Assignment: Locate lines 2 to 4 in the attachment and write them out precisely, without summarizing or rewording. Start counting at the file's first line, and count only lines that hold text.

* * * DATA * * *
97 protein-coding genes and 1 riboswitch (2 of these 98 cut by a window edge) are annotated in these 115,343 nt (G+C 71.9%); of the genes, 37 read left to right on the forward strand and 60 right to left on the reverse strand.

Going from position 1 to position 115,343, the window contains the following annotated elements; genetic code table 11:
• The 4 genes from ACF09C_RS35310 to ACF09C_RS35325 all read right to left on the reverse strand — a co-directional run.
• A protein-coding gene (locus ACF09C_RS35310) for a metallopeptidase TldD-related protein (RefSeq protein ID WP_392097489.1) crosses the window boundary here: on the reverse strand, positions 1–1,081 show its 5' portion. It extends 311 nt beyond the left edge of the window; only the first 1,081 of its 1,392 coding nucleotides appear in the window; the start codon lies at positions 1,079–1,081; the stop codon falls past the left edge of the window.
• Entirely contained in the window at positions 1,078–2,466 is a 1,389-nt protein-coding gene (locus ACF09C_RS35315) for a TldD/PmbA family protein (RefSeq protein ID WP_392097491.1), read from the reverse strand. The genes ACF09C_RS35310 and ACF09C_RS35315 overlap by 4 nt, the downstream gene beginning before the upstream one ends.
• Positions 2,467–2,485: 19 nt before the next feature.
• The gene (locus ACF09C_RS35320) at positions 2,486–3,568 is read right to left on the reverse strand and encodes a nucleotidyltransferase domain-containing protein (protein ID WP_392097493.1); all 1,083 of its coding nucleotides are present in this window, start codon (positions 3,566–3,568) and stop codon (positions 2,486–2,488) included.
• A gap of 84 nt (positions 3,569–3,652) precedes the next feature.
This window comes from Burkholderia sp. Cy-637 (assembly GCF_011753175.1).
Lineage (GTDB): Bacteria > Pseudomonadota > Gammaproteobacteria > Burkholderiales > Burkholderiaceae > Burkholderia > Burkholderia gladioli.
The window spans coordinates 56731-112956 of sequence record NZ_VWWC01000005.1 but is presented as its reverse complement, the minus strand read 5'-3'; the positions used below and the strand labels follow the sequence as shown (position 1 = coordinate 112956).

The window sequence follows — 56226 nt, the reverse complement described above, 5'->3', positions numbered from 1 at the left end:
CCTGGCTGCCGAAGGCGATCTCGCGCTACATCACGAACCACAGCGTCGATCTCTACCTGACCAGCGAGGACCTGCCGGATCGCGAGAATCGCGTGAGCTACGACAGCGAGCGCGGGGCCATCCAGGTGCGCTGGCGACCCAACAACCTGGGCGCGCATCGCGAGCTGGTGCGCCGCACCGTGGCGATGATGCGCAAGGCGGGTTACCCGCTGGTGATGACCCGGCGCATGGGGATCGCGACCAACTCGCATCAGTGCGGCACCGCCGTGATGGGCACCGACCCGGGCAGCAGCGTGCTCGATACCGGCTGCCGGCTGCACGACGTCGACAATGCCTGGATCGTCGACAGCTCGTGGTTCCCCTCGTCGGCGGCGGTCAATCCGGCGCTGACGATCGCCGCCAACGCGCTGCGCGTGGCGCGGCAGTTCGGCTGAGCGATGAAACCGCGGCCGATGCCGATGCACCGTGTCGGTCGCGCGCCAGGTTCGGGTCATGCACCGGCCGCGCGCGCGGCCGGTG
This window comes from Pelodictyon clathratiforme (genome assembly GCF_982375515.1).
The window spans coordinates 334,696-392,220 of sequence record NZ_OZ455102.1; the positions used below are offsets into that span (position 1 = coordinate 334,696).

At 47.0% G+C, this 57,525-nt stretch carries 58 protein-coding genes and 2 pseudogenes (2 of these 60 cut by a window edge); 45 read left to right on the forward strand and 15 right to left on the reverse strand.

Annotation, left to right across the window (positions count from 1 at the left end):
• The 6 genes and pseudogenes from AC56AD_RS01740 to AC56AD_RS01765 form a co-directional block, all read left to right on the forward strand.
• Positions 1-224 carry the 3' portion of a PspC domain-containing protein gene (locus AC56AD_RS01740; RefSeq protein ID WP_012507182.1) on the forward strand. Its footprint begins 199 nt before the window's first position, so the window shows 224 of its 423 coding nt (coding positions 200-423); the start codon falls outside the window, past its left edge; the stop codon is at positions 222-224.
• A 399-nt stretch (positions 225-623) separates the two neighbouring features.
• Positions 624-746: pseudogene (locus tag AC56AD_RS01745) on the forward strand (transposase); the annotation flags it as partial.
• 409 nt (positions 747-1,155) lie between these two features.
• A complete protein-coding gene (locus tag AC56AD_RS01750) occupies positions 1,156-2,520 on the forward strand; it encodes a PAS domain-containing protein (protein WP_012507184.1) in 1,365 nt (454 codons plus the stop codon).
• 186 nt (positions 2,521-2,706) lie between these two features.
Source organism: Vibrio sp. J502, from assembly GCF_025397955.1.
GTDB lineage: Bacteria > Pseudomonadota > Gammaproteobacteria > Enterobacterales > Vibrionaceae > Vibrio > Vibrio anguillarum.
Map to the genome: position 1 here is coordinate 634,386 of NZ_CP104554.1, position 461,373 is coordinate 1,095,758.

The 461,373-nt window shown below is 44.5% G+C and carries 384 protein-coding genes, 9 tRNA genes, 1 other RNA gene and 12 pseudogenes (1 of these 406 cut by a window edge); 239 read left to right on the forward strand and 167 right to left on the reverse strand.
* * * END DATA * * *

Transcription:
Going from position 1 to position 115,343, the window contains the following annotated elements; genetic code table 11:
• The 4 genes from ACF09C_RS35310 to ACF09C_RS35325 all read right to left on the reverse strand — a co-directional run.
• A protein-coding gene (locus ACF09C_RS35310) for a metallopeptidase TldD-related protein (RefSeq protein ID WP_392097489.1) crosses the window boundary here: on the reverse strand, positions 1–1,081 show its 5' portion. It extends 311 nt beyond the left edge of the window; only the first 1,081 of its 1,392 coding nucleotides appear in the window; the start codon lies at positions 1,079–1,081; the stop codon falls past the left edge of the window.